About the Photographs and Project
The collection of my father's photographs comprises of several dozen
Kodak film boxes. They have probably kept so well as for many
years they lived in a cool, dark cupboard at my mother's house in
Birmingham. I have only scratched the surface on this website but
that's because my interest is in old buildings rather than old railways
- the vast majority of the pictures are railway related.
My father developed all his own prints which explains the multitude of
Kodak boxes. Unfortunately I know nothing of the camera or
developing equipment used as my mother had little choice but to sell
them when she found herself a widow with a four year old son and a baby
on the way.
One thing that has helped this project enormously is the fact that 99%
of the prints have a hand written note on the back giving the location
that the picture shows and the date it was taken. Without this
information, this project would probably have been impossible so my
father's thoroughness must be acknowledged. I think we should aim
to do the same. After all, how many times have you looked at an
old photo and wondered, "Where's that?", or, "When were we there?" etc.
Most of the photo's are in excellent condition. They are clear,
sharp and show little sign of their age. A little mustiness when
you open a box is the only clue to the fact they are over 40 years old!
The slides are stored in boxes, all individually numbered with a
matching description on the index card on the top of each box.
They are a little degraded and suffer from dust and scratches.
Getting the best image from them requires a lot of effort!
Curiously, my father stopped taking slides between August 1957 and
September 1962. I wish I knew why...
A digital future?
This project has really made me think about the pro's and con's of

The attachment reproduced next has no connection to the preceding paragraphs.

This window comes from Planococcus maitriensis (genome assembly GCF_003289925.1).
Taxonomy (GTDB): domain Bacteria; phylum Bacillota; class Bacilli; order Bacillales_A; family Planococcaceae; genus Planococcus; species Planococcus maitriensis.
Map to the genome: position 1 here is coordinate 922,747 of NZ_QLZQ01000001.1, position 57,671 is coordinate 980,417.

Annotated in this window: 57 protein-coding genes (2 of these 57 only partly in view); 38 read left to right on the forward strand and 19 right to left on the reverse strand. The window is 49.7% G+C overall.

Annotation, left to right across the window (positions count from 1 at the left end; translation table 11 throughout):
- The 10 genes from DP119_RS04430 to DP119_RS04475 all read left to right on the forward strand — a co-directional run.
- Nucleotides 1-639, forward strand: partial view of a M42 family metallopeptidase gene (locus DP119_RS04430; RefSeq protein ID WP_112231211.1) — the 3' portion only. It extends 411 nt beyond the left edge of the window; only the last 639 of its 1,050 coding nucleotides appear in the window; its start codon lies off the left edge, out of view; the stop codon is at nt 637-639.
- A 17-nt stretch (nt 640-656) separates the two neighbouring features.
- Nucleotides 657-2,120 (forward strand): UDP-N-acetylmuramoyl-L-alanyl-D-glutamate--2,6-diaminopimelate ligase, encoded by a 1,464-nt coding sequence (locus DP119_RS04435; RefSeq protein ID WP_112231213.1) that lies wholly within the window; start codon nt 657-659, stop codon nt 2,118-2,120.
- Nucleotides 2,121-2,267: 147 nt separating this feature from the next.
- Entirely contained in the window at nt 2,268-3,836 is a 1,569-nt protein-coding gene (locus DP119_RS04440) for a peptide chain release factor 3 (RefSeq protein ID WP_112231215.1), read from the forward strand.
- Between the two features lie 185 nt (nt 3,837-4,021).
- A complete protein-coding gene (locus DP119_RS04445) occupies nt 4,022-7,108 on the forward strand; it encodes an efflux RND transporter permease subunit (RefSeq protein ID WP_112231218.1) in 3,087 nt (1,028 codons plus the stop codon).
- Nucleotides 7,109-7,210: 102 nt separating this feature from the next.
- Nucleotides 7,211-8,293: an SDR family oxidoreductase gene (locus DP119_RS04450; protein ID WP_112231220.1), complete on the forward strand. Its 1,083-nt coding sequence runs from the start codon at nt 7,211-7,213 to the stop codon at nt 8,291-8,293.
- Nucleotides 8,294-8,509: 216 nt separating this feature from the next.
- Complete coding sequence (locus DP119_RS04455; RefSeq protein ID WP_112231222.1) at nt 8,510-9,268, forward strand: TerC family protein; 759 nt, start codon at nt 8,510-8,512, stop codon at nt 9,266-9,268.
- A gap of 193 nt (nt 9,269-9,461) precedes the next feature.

digital photography. On the one hand it encourages us to take
more photographs which must a be a good thing. However, would a
project like this be possible in 40 years time using my digital
There was a high profile case where the BBC had compiled a new Domesday
project back in the 1980's. Twenty years on, the technology was
obsolete and specialist companies had to get involved to recover
it. You can read the story here
Will our JPEG files and CD-ROMs be readable? Do you even have all
your digital photo's backed up onto CD/DVD? If you haven't and
your hard drive crashed, they'd be gone forever. There are even questions over the
longevity of CD-Rs
. How upset would you be if the pictures
you took of your new baby were unreadable by the time they were
Another point worth making is about resolution. I scanned the
photographs at 600dpi resolution which equates to about 6
megapixels. The amount of detail amazed me. That detail
simply isn't there on the images recorded on the 3/4 megapixel
digital cameras that were popular up until around 2005 - is that
I shall continue to use both my SLR and my digital camera. I
don't think a real photograph can ever be overvalued.
Technical Details of the Project
I've summarised my process for dealing with the prints by describing my
thoughts on getting the best from black
and white photographs
. After this process was applied, the
files were resized and saved as JPEGs with a quality setting of at
least 60%, often higher.
The slides were scanned with a Primefilm 7250U. I bought this
scanner because it featured 'Digital
' technology that was invented to help automatically remove
scratches and dust from slide scans. I soon found out that the
technology was dependent on film type and did not work well with my
father's slides - using it caused corruption of the image.
Thankfully, Polaroid came to the rescue with a software
scratch and dust remover. I highly recommend this piece of
software and it's available for Mac or PC. Over the years, it
sadly disappeared from the Polaroid site but there are still active
links on this
. The parameters I found best on my
3600dpi scans were Dark dust and scratch, Tile Size 64, Defect Level
25, Mask Size 10 and Adaptive Filtering on.
Scanning slides, in my experience, is a time consuming exercise.
The physical scanning process, adjusting the image to get the colours
and contrast right, removing scratches - all take a long time and often
need custom adjustments for each image. If you're thinking
of scanning slides, my advice is to try and test a few first to see if
you have the patience!
The colour pictures were taken on a Canon PowerShot A70 (3.2 mega
pixels) or a Canon PowerShot A710is (7.1 mega pixels) and loaded into
iPhoto. Some cropping was usually
performed (constrained to 3x5 to try and match the originals) to
attempt to make the field of view match the original print. The
cropped image was then exported as a JPEG and loaded into Graphic
Converter. Here, the brightness was boosted and the image
resized. I sometimes used unsharp mask here too but found that
the following settings worked best - radius 1.5 pixels, level 30%,
I hope you now will understand if progress on the site is a little slow!